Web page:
Campus Plants - Page 20

Each "thumbnail" image below is linked to a larger photograph.

Polyalthia suberosa, Annonaceae, polyalthia.  Twiggy bush or small tree from India with small (about 1/3 inch in diameter) solitary pale yellow 3-parted flowers, from each of which develop cluster of several more or less edible round, purplish fruits each about a quarter of an inch in diameter. The endosperm of the seed is ruminate (divided into small compartments or channels) .
pol_gui_habs.jpg (16184 bytes) Polyscias guilfoylei, Araliaceae, panax. Common hedge plant from S. Polynesia, rarely flowers in Hawaii. Location: Miller Hall; Diamond Head of Hawaii Hall; Diamond Head side of Andrews Amphitheater.
Portulaca oleracea, Portulacaceae, purslane, pig weed, akulikuli-kula. Widespread herbaceous weed of uncertain origin, introduced to England in 1582, was in the New World when Columbus arrived. Cooked and eaten in many countries, used as a pot herb and for medicine for hundreds of years. The weedy form has small yellow flowers but a commercial cultivar with larger flowers of various colors is also commonly planted in Hawaii. Location: Very common on campus, waste places, flower beds.
por_afr_habs.jpg (12849 bytes) Portulacaria afra, Portulacaceae, purslane tree, jade tree. Succulent ornamental shrub, native to South Africa, generally does not flower in Hawaii. Location: George Hall courtyard.
Pouteria sapota, Sapotaceae, mamey sapote, marmalade fruit. Central American tree with milky sap and large, orange, egg-shaped fruits with sweet edible pulp; eaten raw or made into marmalade, jelly, sherbets, and ice cream. Oil from the reportedly poisonous seeds were used by the Aztecs for hair dressing and medicine. Location: Henke Hall, Ewa court.
Pritchardia sp., Arecaceae, loulu. A tropical Pacific genus of fan palms with several rare species endemic to the Hawaiian Islands. Location: St. John courtyard (P. remota); Makai-Diamond Head of Diamond Head steps of Hawaii Hall (P. arecina).
Prosopis pallida, Mimosaceae, kiawe, algaroba, mesquite. Large tree from Peru, with sinewy, contorted trunk and branches. Flowers used in honey production; pods used for fodder; wood used for fuel and "premium" charcoal. Location: Parking Lot 6, between Auxiliary Services and Korean Studies Center.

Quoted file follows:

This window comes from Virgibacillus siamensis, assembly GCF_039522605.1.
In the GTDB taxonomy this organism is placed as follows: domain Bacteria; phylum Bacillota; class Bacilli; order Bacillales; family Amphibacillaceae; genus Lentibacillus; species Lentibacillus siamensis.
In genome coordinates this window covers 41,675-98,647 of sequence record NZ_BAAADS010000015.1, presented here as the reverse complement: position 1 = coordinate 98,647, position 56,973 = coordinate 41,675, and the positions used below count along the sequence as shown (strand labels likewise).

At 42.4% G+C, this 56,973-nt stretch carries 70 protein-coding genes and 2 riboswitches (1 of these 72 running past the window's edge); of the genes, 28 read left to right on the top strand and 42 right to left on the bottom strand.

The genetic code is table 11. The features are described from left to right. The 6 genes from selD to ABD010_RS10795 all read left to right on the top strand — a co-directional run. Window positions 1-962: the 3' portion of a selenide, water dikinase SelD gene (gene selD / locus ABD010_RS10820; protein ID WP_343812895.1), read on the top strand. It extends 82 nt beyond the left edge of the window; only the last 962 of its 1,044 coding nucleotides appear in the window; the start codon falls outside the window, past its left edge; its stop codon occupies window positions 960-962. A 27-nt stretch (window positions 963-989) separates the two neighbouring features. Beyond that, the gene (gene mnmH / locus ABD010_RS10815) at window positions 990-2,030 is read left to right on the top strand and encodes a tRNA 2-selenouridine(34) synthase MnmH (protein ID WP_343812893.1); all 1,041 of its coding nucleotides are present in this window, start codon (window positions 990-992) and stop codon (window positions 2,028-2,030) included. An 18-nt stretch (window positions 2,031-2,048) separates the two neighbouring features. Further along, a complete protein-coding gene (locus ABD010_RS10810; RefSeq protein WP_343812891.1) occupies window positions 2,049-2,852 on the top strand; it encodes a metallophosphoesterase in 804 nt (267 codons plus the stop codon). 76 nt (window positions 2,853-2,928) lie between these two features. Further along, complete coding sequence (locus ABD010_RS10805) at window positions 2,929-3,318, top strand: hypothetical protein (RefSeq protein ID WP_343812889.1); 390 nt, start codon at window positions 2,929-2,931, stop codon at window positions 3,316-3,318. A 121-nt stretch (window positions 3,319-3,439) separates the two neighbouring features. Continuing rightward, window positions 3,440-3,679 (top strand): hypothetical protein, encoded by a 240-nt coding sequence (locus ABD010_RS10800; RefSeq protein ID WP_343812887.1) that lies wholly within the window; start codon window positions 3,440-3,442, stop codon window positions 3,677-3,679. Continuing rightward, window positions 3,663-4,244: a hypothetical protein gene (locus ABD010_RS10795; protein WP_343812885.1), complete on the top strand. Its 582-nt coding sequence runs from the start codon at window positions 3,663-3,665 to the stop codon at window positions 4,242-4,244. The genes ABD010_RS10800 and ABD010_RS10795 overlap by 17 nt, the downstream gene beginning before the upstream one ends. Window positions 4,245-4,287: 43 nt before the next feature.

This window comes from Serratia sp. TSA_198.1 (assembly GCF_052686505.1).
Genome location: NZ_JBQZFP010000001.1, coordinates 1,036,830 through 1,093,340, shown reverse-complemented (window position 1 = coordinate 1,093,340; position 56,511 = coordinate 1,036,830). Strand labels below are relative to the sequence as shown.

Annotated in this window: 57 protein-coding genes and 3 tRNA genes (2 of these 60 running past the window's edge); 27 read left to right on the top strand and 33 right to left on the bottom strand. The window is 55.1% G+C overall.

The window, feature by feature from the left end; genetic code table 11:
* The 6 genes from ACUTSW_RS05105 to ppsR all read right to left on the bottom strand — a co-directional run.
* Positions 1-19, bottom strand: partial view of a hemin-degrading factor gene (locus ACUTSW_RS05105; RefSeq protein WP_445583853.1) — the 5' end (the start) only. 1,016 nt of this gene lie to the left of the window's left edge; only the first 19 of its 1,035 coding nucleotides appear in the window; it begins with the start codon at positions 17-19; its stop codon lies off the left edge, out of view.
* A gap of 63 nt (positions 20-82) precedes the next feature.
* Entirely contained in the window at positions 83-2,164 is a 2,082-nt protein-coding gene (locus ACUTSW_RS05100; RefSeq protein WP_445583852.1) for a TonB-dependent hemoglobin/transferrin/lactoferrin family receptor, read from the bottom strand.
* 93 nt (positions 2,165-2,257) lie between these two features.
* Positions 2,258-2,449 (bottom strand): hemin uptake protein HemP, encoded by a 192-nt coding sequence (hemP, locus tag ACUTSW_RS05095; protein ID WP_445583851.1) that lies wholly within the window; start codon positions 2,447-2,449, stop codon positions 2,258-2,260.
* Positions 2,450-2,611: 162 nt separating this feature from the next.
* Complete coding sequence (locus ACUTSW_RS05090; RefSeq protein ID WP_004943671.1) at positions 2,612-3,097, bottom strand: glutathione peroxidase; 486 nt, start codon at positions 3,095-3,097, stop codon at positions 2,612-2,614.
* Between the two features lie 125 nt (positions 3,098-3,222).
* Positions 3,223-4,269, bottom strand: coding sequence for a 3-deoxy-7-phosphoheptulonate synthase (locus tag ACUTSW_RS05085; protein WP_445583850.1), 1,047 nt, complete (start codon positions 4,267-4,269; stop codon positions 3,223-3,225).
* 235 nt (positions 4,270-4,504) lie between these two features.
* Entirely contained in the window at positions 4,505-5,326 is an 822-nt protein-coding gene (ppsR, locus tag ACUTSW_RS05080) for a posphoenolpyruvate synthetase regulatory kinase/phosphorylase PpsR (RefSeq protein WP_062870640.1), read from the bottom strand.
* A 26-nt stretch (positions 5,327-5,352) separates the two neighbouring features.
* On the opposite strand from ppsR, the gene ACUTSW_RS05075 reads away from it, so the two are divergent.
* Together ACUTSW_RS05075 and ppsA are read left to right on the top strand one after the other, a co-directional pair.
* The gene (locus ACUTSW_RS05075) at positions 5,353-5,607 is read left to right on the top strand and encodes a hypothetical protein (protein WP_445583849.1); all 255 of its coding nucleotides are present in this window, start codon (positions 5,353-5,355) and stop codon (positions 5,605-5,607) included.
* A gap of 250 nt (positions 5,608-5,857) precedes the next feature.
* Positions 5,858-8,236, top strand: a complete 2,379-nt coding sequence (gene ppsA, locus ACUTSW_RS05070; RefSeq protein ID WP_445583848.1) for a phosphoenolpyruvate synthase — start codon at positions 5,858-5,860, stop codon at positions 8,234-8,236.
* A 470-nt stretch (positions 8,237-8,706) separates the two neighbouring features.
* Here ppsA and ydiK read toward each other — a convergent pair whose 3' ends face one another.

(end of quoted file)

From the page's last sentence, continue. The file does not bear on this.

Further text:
Pseuderanthemum carruthersii, Acanthaceae, purple false eranthemum. Smooth shrub from S. Polynesia, with rose-purple or white and purple flowers; leaves variegated with purple or green and white. Location: Makai of Bachman Annex 6; Makai of Eng. Quad.; Diamond Head of Moore.
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Pseudobombax ellipticum, Bombacaceae, bombax. Tree from tropical America with showy flowers having conspicuous pink or white stamens, often flowering when the tree is bare. Location: Mauka of Sinclair; on Diamond Head side of walk Ewa of Henke.
pse_all_mids.jpg (12979 bytes) Pseudocalymna alliaceum, Bignoniaceae, garlic vine. Ornamental vine from the Guianas and Brazil. Each leaf is divided into two leaflets; the flowers are funnel-shaped and purple to pale lavender, about 3 inches long. The foliage emits a strong odor of garlic when crushed. Location: St. John courtyard.
Psidium cattleianum, Myrtaceae, strawberry guava. Tree from Brazil with purplish-red fruit about 2.5 cm in diameter, with white pulp, eaten raw or made into jam or jellies, tasting somewhat like strawberries. Another variety has larger, yellow fruits. Location: Between Hamilton and Snack Bar; near mauka end of Japanese garden, behind Jefferson Hall.
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Psidium guajava, Myrtaceae, guava. Shrub or tree from tropical America, with yellow or brownish lemon-shaped and sized fruit, pink or cream colored inside. Used for jam, jelly and juice. Introduced by Don Marin before 1825, now naturalized and common. Location: Ewa court of Henke; Makai end of EWS Japanese Garden.
Psilotum nudum, Psilotaceae, moa, whisk fern. Rootless, leafless, dichotomously branching plant forming low-growing clumps; native to Hawaii and widespread in the tropics. The plant produces abundant spores in globose sporangia about 1/8 inch in diameter, these borne along the edges of the wiry, angular stems. The spores were collected and used by the Hawaiians in a manner similar to talcum powder. Location: St. John courtyard.
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Pterocarpus indicus, Fabaceae, narra, Burmese rosewood. Large tree from S. E. Asia with clusters of fragrant yellow flowers; fruit very distinctive, about 2 inches in diameter, compressed, with a wavy, more or less circular, winged border bearing a short point about half way between the stem and the apex. The durable wood is red with black stripes and is highly prized for cabinetwork and furniture. Location: Ewa end of Holmes.

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